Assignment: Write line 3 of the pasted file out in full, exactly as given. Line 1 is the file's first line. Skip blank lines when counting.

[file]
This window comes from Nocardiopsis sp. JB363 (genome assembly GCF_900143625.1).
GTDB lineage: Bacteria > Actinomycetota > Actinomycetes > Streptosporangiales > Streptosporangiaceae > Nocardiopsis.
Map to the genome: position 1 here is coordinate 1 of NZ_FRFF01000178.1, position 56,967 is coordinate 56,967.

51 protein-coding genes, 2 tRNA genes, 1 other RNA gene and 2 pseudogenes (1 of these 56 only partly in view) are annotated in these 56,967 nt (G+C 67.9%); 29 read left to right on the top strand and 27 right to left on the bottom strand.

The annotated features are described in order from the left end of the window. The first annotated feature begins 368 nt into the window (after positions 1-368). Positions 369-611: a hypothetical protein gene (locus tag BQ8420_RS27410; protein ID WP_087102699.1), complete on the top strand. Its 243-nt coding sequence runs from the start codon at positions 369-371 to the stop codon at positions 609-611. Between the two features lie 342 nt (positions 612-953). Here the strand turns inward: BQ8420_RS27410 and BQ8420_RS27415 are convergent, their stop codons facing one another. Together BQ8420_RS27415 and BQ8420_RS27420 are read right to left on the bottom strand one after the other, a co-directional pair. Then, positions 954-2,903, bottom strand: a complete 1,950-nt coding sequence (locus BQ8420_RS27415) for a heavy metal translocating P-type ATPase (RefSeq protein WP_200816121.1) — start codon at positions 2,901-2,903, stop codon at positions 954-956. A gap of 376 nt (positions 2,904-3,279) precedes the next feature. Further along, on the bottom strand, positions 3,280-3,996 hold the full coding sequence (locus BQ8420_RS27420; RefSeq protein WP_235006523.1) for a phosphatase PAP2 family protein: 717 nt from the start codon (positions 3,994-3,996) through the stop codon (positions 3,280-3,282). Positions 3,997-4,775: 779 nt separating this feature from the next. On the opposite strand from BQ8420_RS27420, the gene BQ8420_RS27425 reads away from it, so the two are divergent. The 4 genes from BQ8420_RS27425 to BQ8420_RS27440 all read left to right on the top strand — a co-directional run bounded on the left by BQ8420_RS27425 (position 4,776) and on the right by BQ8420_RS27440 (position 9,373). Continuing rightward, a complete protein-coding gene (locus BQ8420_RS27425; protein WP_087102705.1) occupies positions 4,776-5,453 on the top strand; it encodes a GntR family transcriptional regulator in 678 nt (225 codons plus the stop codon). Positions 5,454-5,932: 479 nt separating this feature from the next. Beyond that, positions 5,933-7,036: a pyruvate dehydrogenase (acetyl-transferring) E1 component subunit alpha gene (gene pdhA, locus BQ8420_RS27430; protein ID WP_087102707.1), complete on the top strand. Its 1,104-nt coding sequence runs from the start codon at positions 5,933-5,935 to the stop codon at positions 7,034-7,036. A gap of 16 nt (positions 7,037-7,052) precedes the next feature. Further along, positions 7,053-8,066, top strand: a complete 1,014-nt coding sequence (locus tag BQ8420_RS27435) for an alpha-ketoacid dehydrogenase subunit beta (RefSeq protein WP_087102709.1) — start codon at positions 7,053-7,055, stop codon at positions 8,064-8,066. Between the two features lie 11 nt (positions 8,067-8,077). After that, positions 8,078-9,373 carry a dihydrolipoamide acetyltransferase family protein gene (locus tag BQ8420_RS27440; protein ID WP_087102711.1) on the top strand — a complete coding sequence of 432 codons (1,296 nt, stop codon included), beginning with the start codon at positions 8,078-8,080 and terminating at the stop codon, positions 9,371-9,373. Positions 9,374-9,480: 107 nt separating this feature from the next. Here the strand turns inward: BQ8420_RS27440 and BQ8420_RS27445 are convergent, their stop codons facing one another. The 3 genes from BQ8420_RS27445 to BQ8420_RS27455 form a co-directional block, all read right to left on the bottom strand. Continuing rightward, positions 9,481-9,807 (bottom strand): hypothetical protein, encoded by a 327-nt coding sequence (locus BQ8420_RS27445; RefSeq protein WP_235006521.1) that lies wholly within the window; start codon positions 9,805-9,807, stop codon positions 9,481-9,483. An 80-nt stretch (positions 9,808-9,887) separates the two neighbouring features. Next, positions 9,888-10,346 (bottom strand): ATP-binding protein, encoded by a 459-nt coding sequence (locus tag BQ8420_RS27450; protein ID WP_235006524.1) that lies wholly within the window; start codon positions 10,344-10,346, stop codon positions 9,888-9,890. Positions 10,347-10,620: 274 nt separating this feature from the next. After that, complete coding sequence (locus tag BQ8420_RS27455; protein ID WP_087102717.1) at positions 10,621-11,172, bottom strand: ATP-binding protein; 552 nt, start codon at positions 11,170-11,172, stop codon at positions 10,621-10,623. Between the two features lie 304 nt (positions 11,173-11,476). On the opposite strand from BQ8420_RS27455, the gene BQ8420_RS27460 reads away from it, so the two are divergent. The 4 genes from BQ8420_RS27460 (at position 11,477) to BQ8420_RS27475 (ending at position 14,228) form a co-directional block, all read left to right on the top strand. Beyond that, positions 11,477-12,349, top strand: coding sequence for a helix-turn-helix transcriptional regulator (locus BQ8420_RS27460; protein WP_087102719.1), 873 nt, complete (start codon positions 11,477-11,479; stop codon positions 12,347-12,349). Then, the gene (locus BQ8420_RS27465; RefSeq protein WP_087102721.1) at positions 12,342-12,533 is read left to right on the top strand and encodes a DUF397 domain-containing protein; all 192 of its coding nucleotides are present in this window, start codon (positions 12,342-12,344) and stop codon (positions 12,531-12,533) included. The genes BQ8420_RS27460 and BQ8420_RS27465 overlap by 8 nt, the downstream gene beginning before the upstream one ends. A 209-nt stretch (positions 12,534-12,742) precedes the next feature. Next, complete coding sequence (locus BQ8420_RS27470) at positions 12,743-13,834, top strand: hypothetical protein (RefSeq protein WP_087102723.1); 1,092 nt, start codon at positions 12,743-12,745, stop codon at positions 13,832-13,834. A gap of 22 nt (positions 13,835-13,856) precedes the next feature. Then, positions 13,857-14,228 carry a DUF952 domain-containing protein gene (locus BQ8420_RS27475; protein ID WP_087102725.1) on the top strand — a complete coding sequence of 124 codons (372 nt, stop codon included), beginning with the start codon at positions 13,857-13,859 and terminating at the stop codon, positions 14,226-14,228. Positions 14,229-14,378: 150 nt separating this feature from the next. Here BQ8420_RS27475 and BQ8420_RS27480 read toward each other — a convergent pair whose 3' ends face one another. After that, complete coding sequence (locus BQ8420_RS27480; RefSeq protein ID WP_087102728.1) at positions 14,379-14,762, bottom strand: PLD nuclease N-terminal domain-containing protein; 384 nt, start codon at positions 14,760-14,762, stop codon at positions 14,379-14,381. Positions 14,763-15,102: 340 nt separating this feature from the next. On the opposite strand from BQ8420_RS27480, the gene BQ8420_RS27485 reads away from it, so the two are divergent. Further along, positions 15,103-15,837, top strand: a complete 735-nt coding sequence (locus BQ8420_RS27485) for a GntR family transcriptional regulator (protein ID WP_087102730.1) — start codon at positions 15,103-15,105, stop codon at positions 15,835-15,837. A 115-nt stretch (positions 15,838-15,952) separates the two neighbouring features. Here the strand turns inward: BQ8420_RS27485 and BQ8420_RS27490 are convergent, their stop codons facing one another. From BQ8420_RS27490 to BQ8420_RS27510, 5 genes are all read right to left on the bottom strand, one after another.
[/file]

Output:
Map to the genome: position 1 here is coordinate 1 of NZ_FRFF01000178.1, position 56,967 is coordinate 56,967.